As we were talking about the fact that, in the US, we get food from as far as China (the US produces more than 40% of the worldwide soy beans, so why should I get them frozen from China, please?), this friend told me about the success of the AMAPs in France. I managed to find CSAs in Philadelphia. I think I’ll try it next year. We are fortunate enough to have good farmer’s markets around here (maybe they spray, I don’t know). It’s a challenge to cook with just “local” produces that are in season (when you live outside of California) but I find it a nice way to be creative…and to discover new vegetables/fruits while sustaining local activity. In a way, I miss my grand-mother’s potager! Thank you for the post, David. This potimarron looks really appealing!

  • Eloquent. Thank you.

  • What the hell did you do with the tiny minikiwis?

  • azelia: That’s one of the reasons I’m more of a local-guy, than strictly organic. I just think it’s more interesting that “real” people raise the vegetables rather than buy those that have an ‘organic’ label on them, that might be flown in from across the globe.

    Mel: I split them with my finger and just slurped them out: they were delicious.

    Camille: Thanks for pointing out your CSA blog. Will follow along and see what you do with your haul!

    Sheauenen: I remember once, when he was getting really old, and he dropped the few flats of raspberries that he was carrying because of his age and I almost cried, too. He was a little disoriented at that point but wanted to keep bringing us his raspberries. I think eventually we sent someone over to pick them up after that.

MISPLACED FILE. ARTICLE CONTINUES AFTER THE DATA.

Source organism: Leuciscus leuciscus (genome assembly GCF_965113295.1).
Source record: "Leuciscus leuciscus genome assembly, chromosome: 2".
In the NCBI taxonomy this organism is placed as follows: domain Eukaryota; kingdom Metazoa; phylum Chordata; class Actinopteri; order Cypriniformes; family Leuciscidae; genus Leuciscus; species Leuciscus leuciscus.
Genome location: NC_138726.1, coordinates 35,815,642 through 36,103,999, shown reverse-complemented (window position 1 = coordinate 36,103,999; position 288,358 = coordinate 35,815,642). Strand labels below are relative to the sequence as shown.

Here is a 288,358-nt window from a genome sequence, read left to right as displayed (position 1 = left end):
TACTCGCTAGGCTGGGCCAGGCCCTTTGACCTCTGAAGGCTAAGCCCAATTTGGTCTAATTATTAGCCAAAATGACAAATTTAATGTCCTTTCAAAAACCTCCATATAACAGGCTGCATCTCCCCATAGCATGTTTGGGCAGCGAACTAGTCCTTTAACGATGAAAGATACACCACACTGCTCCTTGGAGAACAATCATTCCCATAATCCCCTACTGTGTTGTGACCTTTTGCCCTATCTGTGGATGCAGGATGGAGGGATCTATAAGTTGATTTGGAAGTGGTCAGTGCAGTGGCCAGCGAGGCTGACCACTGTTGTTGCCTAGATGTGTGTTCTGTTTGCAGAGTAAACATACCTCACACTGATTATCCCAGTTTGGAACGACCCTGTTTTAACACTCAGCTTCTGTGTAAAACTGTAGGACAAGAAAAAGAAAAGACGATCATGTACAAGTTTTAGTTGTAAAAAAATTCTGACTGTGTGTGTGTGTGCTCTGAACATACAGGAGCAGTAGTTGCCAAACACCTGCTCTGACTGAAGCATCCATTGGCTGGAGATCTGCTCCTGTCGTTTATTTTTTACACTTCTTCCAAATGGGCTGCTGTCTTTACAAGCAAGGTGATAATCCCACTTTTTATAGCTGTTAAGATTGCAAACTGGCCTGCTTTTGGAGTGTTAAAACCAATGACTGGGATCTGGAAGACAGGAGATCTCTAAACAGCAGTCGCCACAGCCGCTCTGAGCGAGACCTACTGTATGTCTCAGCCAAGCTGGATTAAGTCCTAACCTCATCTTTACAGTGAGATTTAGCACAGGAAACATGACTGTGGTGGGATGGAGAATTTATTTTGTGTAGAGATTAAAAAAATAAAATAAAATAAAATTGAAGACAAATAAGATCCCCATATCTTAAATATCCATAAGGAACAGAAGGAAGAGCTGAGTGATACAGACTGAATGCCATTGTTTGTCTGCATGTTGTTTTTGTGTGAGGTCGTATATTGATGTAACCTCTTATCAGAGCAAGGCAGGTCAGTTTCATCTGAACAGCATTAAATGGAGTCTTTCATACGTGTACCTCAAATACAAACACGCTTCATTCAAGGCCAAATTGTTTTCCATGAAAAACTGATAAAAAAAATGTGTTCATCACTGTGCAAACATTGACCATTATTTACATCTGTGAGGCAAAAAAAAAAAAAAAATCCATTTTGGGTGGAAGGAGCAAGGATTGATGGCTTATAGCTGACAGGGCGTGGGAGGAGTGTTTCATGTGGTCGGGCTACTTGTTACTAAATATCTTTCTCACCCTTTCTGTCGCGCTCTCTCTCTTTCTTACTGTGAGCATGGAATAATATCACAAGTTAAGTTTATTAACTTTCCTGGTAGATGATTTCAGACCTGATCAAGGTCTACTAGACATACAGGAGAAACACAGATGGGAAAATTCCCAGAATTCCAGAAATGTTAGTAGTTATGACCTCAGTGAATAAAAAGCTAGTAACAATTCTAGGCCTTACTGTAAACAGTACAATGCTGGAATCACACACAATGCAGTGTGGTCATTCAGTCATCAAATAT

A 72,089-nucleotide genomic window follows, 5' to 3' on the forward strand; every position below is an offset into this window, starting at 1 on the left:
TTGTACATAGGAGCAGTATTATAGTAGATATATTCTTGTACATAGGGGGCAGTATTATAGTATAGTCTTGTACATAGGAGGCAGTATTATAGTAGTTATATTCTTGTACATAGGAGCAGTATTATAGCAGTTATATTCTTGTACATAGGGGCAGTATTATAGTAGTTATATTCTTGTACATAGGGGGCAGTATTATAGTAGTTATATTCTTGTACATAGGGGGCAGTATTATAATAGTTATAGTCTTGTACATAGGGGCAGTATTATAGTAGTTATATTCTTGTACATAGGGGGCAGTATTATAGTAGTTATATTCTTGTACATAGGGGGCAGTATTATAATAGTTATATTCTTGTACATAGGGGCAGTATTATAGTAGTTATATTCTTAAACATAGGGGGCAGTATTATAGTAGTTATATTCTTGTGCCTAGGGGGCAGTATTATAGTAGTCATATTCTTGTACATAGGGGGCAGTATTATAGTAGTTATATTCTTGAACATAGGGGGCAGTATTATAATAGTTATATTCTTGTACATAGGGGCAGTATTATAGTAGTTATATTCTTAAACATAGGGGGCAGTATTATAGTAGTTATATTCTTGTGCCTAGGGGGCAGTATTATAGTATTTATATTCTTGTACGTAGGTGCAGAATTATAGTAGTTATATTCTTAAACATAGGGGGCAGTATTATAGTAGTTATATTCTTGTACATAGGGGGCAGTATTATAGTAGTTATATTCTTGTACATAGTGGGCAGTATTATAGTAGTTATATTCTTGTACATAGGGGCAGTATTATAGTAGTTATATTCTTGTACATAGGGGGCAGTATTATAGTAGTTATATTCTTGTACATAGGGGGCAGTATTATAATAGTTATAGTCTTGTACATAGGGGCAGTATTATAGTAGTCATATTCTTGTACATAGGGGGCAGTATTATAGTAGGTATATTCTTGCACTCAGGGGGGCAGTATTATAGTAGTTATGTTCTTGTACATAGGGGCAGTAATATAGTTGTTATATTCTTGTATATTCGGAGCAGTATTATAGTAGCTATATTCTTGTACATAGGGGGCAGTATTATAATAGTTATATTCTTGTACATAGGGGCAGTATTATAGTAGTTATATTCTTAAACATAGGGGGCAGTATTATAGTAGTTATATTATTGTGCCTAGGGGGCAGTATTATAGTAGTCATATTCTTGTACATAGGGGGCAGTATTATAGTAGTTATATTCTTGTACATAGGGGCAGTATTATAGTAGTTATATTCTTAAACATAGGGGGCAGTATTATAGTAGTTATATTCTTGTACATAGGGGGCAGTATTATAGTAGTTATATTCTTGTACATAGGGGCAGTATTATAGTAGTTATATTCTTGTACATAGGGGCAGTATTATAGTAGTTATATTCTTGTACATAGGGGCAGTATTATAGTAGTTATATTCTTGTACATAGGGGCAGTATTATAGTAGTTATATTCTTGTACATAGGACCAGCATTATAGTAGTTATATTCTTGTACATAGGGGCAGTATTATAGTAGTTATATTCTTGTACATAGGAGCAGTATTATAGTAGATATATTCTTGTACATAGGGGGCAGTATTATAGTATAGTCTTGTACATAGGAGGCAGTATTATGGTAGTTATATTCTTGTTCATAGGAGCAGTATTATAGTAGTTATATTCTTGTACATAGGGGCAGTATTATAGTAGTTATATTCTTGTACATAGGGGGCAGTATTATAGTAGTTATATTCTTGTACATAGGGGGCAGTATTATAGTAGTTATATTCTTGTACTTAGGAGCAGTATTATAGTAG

Alec: I say you and I get the bulldozer and just take matters into our hands with Les Halles. We could probably sell tickets!

    Christine: Just like anywhere, France is feeling the pains of globablization. For one thing, Paris is a very expensive city and frankly, produce shipping from other countries is a lot cheaper than most of the stuff raised in France. (French workers make quite a bit more than those in other countries, hence part of the price difference.) So when confronted with a head of locally-grown broccolli for €4 versus one for €1.50 from Morocco, well, that’s a decision that we have to make here.

    And it was interesting that the ‘French women don’t get fat’ phenomenon took off. Americans really gravitated toward that book. True, in Paris, people are in better shape than in the provinces. But it’s like going to Los Angeles (or another city where people work out a lot) and saying that Americans are all fit and firm. There’s all kinds of people here but because eating habits are changing (thanks for McDonald’s and other convenience foods), people are expanding.

  • David: I have read your posts also about some of your trips to Italy. Have you ever been to one of the Agri-tourisme family farms and restaurants? We were there a few years ago, and it is a way to sell and showcase locally grown produce and have a meal as well. They were very busy and had fabulous everything there. We were only at one of these in the area near Venice and Vicenza, but there are certainly many more throughout the country.

  • David, I think the reason the grocery stores buy tomatoes from greenhouses rather than from the farmer down the road is because they want to deal with one supplier. I have talked to the produce guy at my grocery store because I am so frustrated with the same issue. Why is chard so expensive in Wisconsin? It grows here! Abundantly!

    He tells me they get all their produce from California. All of it. All year round. Their buyer wants to deal with one supplier. Just one. It makes his life easier. Even though he pays higher shipping costs and we don’t get the freshest produce, he has one supplier.